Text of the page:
{The Intruder screens at SIFF one more time, tonight, Wednesday 6/8, 9:30pm at The Neptune}


Latest comment by: Imaginary Amie: "

heh. I'd LOVE that, Chris! That would be so much fun.


SIFF Double Take: 2 for the environment tonight - Sushi & Revenge {6/8}

Sushi: The Global Catch

It's been a great year for documentaries at the 2011 Seattle International Film Festival. I just saw probably one of my favorites of the year, Errol Morris's Tabloid, which is a off the recent (brilliant) war train for the director, The Fog of War and Standard Operating Procedure, to focus on a narcissistic, psychopathic sex worker who enlisted a bunch of dupes to dominate a missionary in the 70s and then, well, I'll let Embracey take it from there.

Meanwhile, the two SIFF documentaries that have made the most impression on me otherwise are both playing tonight {Wednesday, 6/8}: Sushi: The Global Catch (USA, 2011, directed by Mark Hall, 75 minutes), at the Admiral Theatre, 7pm (and then Friday 6/10, 4:30pm at the Harvard Exit); and Revenge of the Electric Car (USA, 2011, directed by Chris Paine, 99 minutes), premiering in Kirkland at 8:30pm (and then 6/10, 7pm at the Egyptian, and 6/12 at 4:30pm at the Harvard Exit).


SIFF Double Take: Tornado Alley and The Bengali Detective

Tornado Alley is pretty standard IMAX documentary fare: extremely well-produced, slightly slender on detail, and laden with breathtaking shots of its titular subject—in this case, tornadoes. Bill Paxton narrates. Besides showing a lot of 6-story shots of tornadoes and vertiginous views of roofless houses, the movie follows two teams of storm chasers, often aiming for the same storms but with radically different goals.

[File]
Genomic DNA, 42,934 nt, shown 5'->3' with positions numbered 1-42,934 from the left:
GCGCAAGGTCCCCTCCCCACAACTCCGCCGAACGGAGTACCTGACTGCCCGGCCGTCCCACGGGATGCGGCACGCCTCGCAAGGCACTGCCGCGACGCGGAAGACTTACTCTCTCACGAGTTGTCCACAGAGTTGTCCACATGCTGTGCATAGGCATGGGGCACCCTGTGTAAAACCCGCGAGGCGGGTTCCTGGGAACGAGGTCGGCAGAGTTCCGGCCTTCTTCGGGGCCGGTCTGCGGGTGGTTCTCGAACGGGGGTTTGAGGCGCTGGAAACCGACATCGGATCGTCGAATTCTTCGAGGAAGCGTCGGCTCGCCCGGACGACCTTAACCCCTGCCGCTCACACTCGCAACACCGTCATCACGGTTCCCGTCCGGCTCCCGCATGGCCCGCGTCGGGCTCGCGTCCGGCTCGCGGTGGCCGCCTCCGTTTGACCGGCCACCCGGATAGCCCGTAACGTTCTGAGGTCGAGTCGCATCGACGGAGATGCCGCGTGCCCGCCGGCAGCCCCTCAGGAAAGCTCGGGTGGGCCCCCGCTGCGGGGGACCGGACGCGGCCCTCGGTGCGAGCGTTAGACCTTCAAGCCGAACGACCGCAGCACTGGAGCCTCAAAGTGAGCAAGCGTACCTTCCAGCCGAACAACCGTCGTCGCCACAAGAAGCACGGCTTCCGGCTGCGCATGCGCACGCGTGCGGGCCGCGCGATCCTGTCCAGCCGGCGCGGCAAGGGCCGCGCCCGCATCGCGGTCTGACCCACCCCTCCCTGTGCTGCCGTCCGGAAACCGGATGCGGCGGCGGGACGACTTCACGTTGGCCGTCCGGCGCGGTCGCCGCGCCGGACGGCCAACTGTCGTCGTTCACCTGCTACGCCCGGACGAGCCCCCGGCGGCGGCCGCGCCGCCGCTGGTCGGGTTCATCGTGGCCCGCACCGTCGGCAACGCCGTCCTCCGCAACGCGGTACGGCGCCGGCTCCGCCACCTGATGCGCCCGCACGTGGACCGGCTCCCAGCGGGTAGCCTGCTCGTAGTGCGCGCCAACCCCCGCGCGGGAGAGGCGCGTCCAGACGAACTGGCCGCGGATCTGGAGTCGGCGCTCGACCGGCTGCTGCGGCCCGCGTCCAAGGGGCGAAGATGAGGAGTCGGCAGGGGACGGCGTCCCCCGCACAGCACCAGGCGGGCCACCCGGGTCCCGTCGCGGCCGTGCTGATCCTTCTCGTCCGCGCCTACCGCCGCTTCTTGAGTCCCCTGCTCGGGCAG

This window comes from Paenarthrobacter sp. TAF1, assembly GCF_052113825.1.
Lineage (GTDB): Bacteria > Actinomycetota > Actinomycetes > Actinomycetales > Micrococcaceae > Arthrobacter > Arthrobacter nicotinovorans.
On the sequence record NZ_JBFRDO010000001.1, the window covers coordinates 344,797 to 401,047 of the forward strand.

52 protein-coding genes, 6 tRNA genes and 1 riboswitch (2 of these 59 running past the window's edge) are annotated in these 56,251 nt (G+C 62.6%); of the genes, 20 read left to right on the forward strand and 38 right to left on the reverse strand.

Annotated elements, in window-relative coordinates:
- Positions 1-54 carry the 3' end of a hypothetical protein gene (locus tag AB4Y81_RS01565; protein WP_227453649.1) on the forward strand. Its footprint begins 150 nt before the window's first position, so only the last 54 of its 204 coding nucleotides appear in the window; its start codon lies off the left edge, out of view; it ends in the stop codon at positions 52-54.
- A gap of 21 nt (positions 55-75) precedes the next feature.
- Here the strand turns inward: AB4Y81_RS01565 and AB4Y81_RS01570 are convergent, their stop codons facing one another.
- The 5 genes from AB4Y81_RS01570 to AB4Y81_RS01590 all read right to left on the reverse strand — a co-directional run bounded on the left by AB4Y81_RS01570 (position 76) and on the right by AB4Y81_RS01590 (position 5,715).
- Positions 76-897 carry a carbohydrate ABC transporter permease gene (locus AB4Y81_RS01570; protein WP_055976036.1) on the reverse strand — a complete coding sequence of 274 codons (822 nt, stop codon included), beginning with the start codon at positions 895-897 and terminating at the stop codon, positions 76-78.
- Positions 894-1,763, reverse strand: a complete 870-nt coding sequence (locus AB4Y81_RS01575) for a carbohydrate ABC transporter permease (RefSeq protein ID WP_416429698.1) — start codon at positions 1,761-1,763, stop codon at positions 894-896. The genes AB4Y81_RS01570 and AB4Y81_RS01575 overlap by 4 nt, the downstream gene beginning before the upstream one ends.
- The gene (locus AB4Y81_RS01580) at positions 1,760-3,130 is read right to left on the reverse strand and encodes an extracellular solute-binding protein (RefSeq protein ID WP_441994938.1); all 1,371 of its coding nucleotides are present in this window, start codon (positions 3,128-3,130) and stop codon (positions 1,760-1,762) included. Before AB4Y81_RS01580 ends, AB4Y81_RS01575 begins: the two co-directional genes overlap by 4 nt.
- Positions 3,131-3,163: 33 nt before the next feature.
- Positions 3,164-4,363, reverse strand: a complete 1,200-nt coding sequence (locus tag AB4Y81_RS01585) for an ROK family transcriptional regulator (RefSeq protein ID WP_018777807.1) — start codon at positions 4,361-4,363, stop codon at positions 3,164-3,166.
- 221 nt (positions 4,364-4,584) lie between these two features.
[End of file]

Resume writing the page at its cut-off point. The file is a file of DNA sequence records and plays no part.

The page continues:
The first team is a government-funded research squad called Vortex 2, with a fleet of radar equipment and a bunch of adorable/awesome-looking standalone data gathering pods that they deploy in coordinated missions, like nerdy soldiers. Their goal is to surround the storm as completely as possible to gather as much data as possible, and ultimately better predict when tornadoes will form. The second is led by Sean Casey, the guy from Storm Chasers on Discovery. He’s built a tornado-chasing tank designed to hunker down so that they can get inside of a tornado.


Latest comment by: JJ: "Found Bengali Detective to be fun at times and liked the lead but was a shame because did not hold up as a feature length film and the dance competition scenes felt contrived as if were set up by the director."

Recommended SIFF: Damien Jurado and the Russian Avant-Garde {6/8}

Damien Jurado

Dearest Imaginaries - I can't tell you how excited I am that the SIFF event I have been waiting for is FINALLY almost here! Our beloved Damien Jurado is taking the stage at The Triple Door on Wednesday night (6/8) for a special peformance: he'll be providing a live musical soundtrack to Russian filmmaker Dimitri Kirsanof's avant-garde shorts!

The Damien Jurado and the Russian Avant-Garde show starts at 7pm and is all-ages. So to recap, you get to listen to Damien peform while watching gorgeous vintage short films made from the 20s-50s. At $15 a ticket, this qualifies as a total steal.